St. Mark’s directly follows Montessori’s philosophy and method. The classroom environment is designed to attract and cultivate the child’s natural desire to learn. The classrooms are equipped with beautiful hands-on material that encourage students to explore and discover on their own, motivated by natural curiosity and love for knowledge.
The teachers at St. Mark’s act as guides, giving individual lessons to each child based on readiness. The teacher carefully watches the progress of each child and keeps a record of his or her work. She is trained to recognize the periods of readiness in a student, and when a task has been mastered by that student.
Our program is a three-year primary program, with children ideally entering at the age of 3 and staying until the age of 5 or 6. Each class is a multi-age class by design. This gives students the opportunity to teach and learn from each other. The younger children look up to the older children, and the older children enjoy the leadership role and self-esteem that comes with helping the younger children.
Practical life refers to the simple things we do to take care of ourselves and our environment. Some of these activities may include learning how to button and zip, pour water, wash tables, serve food, and water the plants. Every activity aids in developing coordination, concentration, and independence.
Sensorial materials allow children to refine their senses to better discriminate and appreciate the world in which they live. Students learn to make finer distinctions through seeing, touching, smelling, tasting, and listening as they engage in activities such as building the Pink Tower, feeling sandpaper touch boards, sorting color tablets, and playing the bells. The Montessori sensorial materials help the child to distinguish, to categorize, and to relate new information to what she already knows.
Language is offered throughout the day through conversations, stories and poems. Sandpaper letters introduce the young child to the sounds that letters make through seeing, feeling, and hearing as the teacher speaks the sound. Moveable letters allow children to form their own words using the sounds that they have learned. Activities such as the Metal Inset give the children experience in holding and controlling pencil movement. These experiences lead the children toward reading and writing.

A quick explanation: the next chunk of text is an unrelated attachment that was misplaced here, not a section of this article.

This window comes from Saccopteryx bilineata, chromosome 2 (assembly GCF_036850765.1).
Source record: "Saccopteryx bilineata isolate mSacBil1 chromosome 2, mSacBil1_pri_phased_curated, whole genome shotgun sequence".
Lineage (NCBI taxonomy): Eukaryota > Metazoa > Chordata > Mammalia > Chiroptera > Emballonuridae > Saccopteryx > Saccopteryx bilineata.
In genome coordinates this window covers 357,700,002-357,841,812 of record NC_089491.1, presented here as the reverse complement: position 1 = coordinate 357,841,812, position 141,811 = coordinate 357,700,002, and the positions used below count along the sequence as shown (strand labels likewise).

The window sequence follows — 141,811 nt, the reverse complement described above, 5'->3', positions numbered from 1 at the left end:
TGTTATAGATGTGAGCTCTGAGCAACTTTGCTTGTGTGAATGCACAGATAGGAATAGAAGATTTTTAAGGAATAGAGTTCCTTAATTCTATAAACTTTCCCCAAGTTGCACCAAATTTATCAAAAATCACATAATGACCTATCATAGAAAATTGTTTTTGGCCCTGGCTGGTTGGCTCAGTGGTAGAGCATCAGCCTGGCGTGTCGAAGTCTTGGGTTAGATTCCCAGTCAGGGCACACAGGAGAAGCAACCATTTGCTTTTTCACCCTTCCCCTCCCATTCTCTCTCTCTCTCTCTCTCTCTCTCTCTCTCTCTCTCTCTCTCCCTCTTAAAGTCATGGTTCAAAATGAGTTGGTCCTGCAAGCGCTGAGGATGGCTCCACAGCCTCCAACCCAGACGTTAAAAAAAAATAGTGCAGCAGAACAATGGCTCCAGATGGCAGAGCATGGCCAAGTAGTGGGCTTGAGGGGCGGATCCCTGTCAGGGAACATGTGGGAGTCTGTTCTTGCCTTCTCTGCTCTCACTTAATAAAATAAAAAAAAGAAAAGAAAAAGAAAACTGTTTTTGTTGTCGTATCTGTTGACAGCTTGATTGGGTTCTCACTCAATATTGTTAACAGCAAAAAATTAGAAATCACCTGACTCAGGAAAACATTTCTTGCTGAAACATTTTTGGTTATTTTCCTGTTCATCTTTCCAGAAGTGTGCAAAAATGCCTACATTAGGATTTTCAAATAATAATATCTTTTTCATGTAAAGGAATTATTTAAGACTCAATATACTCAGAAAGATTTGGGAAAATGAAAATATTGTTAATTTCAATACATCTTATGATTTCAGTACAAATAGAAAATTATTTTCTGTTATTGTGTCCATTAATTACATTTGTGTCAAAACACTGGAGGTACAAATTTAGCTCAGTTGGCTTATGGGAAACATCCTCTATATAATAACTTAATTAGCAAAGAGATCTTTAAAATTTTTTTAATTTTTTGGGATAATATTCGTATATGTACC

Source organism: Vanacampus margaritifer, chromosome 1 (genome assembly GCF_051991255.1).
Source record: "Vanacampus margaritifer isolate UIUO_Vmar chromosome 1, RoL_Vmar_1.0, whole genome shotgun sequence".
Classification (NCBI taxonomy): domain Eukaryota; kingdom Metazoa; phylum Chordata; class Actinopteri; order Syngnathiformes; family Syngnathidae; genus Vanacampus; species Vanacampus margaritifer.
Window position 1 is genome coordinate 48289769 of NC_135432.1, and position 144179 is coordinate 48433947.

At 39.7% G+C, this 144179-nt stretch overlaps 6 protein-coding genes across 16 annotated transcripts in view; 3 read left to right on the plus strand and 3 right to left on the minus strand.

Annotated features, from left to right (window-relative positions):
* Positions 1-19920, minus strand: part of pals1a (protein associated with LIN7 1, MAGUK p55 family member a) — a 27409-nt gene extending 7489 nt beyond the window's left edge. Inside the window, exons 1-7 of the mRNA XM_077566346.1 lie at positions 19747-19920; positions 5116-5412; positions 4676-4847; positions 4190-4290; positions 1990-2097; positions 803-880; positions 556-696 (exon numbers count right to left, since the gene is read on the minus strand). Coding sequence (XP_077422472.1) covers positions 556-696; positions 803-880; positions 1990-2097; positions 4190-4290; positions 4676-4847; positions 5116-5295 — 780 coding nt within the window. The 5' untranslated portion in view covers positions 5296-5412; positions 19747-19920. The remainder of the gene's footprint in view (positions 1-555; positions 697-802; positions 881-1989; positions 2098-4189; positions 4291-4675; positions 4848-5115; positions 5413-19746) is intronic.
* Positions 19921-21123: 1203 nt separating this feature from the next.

Math is presented using concrete materials, beginning with counting and learning number symbols. The decimal system is presented in a demonstration using a unit bead, a ten bar, a hundred square, and a thousand cube. Operations such as addition, subtraction, multiplication and division are introduced using concrete materials. A solid understanding of basic mathematical principles at this age will prepare students for future abstract reasoning.
Geography teaches students about both their physical place in the world as well as the world around them. Students learn about oceans and continents; puzzle maps of every continent are introduced, and children are given the opportunity to make maps of their own. Material is available to further a child’s understanding of other cultures and customs.
Art is important for a child’s self-expression, and is available on a shelf for the child to choose at any time. Students are encouraged to explore artwork with assorted media. Some examples include painting, clay, collages and pipe cleaner sculptures.
Music is incorporated into the classroom through singing, audio, learning about instruments and playing the bells. Songs are sung by the children as a group at celebrations such as Peace Day, Christmas, and our End-of-the-Year program.